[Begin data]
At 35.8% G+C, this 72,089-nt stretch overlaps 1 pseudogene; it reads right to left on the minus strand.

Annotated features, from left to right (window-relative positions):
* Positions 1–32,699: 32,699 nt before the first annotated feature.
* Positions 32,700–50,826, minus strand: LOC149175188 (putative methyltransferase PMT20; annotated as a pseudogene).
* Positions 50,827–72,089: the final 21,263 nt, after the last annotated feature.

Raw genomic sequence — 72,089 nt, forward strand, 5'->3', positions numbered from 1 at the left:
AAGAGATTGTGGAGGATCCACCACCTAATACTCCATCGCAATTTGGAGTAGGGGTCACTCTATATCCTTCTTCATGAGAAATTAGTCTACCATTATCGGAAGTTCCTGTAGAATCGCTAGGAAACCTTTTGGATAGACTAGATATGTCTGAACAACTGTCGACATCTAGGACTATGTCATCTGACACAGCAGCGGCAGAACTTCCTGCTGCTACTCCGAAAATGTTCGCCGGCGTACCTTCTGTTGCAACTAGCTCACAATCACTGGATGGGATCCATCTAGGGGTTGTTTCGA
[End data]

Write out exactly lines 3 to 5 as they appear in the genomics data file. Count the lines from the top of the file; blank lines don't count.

* Positions 1–32,699: 32,699 nt before the first annotated feature.
* Positions 32,700–50,826, minus strand: LOC149175188 (putative methyltransferase PMT20; annotated as a pseudogene).
* Positions 50,827–72,089: the final 21,263 nt, after the last annotated feature.